You might not want to live off banana sandwiches and jam (as Al did) but I reckon we could all take away something about working out what’s actually important to you. For Al, I think it was keeping his adventure going and if that meant roughing it then that’s what he’d do.

If you’ve got an idea, a dream, a vision or just something you quite fancy having a go at but haven’t got the money, then prioritise. Do you really need to get the train or could you walk or cycle? Do the buy-one-get-one-free cocktails on a Thursday seem so bargainous when they mean you can’t pursue your big idea?

I didn’t really have many adventurous plans for 2010 because I thought I didn’t have enough money but I swiftly chastised myself for the narrow mindedness. I’m now training to run a fast mile (that means turning left out of my house and running in a straight line until the road ends i.e. free); I’m going to run the length of every Tube line in London over the year (also free); and I’m going to use the ¬£100 cheque I got for Christmas to set off with a rucksack and see how much adventuring I can get from five twenty-pound-notes.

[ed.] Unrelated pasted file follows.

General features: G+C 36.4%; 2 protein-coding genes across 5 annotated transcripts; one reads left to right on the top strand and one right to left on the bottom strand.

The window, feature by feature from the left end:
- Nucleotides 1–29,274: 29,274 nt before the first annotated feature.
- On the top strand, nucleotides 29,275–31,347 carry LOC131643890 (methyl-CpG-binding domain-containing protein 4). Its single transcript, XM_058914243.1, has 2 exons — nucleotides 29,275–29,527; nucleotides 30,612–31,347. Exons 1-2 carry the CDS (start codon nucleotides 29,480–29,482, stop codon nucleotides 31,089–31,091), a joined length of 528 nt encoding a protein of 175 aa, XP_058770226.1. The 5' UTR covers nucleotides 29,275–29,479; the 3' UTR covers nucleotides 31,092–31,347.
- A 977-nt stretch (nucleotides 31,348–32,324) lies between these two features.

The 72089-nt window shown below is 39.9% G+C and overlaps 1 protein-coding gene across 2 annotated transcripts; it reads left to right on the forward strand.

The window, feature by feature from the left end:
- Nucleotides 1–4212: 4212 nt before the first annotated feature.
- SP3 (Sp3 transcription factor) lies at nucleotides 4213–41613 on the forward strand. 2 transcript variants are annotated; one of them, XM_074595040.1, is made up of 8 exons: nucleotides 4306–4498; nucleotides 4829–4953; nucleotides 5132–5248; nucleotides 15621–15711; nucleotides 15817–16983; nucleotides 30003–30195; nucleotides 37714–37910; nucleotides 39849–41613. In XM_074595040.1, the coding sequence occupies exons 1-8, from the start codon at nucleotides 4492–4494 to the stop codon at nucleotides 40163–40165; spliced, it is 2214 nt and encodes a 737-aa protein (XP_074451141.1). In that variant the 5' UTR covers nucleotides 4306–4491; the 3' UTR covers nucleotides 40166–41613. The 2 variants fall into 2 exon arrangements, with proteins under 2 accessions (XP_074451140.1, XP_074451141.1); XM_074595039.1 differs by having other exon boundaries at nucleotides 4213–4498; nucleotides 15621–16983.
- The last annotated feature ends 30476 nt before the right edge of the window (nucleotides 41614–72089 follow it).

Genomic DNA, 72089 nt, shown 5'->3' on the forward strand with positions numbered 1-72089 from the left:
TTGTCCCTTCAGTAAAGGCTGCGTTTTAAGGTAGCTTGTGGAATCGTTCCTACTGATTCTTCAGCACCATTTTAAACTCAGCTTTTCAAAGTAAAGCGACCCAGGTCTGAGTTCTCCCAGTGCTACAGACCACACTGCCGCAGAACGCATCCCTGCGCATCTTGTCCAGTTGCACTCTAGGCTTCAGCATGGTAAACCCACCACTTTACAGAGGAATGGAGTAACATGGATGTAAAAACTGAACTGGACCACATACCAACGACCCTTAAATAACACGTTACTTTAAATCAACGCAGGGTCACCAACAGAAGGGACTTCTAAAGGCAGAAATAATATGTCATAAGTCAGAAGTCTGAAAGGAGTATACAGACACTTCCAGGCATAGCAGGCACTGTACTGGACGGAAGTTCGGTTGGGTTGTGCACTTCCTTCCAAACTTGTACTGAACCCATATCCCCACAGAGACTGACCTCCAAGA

Money needn’t always be a hurdle.

3. You are capable of so much more than you think

In 2006, comedian David Walliams swam 22 miles across the English Channel. In 2009, actor and stand-up Eddie Izzard ran 1,100 miles in 51 days.

These are both great accomplishment in their own rights but what makes them more so is the people that did them. In many regards these two might not be considered “ordinary” people but on the merits of their physical prowess I suspect that is exactly the category they would fall into.

Fitness and exercise were by no means their forte but look what they’ve done – if they can reach such great heights in areas of weakness, just think what you could do with something you’re good at!

4. Your horizons can expand, you can aim higher